Homehttps://server7.kproxy.com/servlet/redirect.srv/sruj/smyrwpoii/p2/Healthhttps://server7.kproxy.com/servlet/redirect.srv/sruj/smyrwpoii/p2/Young adults with type 1 diabetes can not afford insulin when they reach 26 years without insurance
Young adults with type 1 diabetes can not afford insulin when they reach 26 years without insurance
On the day that Jiany Lavorty turned 26, he worked at Columbus, Ohio, and Freeland as a corporate event specialist, hoping to get to the door of the event planning industry. This birthday has made the search for a full-time job in something urgent.
Laverty has type 1
diabetes and from that day in 2017 he can no longer be covered by his parents' health insurance. He needed medication to live that he could not afford.
"It's a human necessity for me," said Lavrati, 28, now in the BuzzFeed News. "This is my life or death every time I do or do not take insulin." The price of insulin, the drug that keeps them alive, has tripled in the US from 2002 to 2013 – and one recent study found that from 2012 to 2016 its average annual price rose from $ 3200 to $ 5,900
This is an impossible price tag for a generation that still feels the effects of the financial crisis of 2008 and is burdened by the huge debt of student credit and rising housing costs. Studies show that US thousands are far less financial than previous generations, with an average net worth of less than $ 8,000. – incredibly risky and desperate measures that could cause long-term harm or death. About 1.25 million Americans have type 1 diabetes, a disorder where the immune system attacks the pancreas and prevents the body from absorbing energy from the food. People with type 1 diabetes are dependent on multiple types of insulin to survive because the disease disables the ability of the pancreas to produce a chemical that regulates the amount of sugar in the blood. Without insulin, cells can not absorb sugar and the body is forced to quickly break down fat cells to use them as a backup fuel source. This dehydrates the body, converts the blood acid into blood and leads to a life-threatening complication called diabetic ketoacidosis (DKA).
Most people with type 1 diabetes take at least two types of insulin: a long-acting type that is taken daily. constantly releases insulin and short-acting or fast-acting type taken before or after meals. The amount of insulin in need of type 1 diabetes varies dramatically depending on age, weight, food, exercise, illness, stress, and for women if they are menstrual or ovulatory. In fact, many endocrinologists will overestimate insulin so that patients have enough for emergency situations.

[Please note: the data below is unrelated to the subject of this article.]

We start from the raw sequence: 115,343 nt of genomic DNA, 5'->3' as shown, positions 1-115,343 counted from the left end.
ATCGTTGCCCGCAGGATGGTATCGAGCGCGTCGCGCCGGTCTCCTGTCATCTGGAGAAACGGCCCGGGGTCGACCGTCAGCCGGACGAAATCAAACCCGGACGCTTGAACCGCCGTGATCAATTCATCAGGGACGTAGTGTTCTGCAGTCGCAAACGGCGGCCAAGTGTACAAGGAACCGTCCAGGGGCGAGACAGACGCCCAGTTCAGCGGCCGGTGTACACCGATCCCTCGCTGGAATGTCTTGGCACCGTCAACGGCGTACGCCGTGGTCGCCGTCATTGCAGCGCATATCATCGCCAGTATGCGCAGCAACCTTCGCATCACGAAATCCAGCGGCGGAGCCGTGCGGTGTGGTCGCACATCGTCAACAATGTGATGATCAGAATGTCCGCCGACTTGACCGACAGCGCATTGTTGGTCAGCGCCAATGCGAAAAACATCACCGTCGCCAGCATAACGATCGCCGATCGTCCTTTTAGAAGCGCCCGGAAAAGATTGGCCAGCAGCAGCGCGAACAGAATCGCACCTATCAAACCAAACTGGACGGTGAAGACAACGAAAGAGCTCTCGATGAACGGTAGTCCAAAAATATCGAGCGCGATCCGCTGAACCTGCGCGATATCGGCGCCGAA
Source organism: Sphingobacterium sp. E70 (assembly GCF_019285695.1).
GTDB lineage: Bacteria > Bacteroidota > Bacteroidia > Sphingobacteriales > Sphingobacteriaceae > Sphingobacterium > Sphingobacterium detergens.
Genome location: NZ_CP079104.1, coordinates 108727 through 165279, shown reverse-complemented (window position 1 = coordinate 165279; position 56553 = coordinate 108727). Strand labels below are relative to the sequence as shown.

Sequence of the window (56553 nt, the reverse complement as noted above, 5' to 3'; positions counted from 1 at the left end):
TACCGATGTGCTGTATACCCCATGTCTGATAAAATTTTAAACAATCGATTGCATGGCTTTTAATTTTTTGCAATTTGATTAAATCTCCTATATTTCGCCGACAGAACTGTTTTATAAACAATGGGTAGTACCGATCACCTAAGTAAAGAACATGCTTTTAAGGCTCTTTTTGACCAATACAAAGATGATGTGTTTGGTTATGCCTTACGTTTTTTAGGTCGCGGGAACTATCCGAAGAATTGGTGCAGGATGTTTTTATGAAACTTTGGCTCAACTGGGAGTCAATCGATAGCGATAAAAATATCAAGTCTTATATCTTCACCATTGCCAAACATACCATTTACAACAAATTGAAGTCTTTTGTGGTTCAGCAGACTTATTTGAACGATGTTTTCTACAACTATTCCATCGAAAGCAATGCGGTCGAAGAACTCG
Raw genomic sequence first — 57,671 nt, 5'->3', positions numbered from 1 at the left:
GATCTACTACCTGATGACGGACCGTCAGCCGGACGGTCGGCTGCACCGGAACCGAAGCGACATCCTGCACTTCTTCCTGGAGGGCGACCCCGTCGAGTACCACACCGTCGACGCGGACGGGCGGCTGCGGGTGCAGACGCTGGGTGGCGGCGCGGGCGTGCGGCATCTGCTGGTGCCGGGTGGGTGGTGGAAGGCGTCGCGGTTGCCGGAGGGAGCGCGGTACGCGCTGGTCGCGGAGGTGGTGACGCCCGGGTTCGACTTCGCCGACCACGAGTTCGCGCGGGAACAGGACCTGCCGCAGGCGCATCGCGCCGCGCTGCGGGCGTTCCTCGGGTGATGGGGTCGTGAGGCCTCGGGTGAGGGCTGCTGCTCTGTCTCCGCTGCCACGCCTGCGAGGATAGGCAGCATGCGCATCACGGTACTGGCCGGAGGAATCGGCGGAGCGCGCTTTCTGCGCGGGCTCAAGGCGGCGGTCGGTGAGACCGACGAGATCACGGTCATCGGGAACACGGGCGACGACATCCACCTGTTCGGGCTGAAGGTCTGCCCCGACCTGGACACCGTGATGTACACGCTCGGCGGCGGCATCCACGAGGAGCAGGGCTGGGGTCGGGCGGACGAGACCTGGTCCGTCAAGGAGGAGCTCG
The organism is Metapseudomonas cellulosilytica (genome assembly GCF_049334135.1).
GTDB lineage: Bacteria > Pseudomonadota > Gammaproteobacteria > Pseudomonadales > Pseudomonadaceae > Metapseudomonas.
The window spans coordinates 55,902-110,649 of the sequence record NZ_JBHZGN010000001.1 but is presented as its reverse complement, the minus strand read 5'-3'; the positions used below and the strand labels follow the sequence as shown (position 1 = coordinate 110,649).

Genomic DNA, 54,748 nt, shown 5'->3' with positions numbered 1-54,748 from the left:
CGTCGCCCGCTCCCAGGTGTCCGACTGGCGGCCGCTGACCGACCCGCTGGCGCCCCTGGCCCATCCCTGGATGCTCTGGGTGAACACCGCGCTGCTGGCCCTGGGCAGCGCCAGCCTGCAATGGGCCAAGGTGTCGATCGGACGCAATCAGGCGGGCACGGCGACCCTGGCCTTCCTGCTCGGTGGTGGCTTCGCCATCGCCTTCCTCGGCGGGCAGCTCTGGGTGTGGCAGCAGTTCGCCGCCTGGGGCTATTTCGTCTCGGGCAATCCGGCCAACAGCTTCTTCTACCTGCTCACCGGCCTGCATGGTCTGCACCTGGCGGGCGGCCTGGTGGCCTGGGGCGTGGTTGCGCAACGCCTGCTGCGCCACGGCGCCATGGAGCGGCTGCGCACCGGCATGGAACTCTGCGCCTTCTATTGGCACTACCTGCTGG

All this medicine is expensive. Lavrati said that in 2017 insulin costs about $ 950 a month without his parents' insurance coverage. So he started giving rations. He only gave himself what he could afford to buy, the minimum he needed to function.
"I took half the medication I had to take," he said. he should not use a dose of his fast-acting insulin and he has reduced the amount of insulin in every injection he gave himself. The effects were immediate. Its energy levels dropped, leaving it irritable and tired and in a constant state of discomfort. He could not sleep, he was always thirsty, and he had to urinate.
"This definitely affected my ability to function," he said. He lives for four months until he finds a full-time job in a company that offers full medical benefits.
This type of distribution may have serious long-term effects for people with type 1 diabetes, Simeon Taylor, University of Researcher and diabetes lecturer at the University of Maryland Medical School, told BuzzFeed News. "You may be able to avoid a quick death," he said. "But you open for long-term complications like blindness, kidney failure, amputations. If you do not treat yourself optimally, you are also at greater risk of short-term crises. "
For Alec, the son of Nicole Smith Holt, the situation was deadly. Alec died from DKA in 2017, one month after he was 26, and was expelled from his mother's insurance. He could not afford insulin and gave a ratio to the little he left.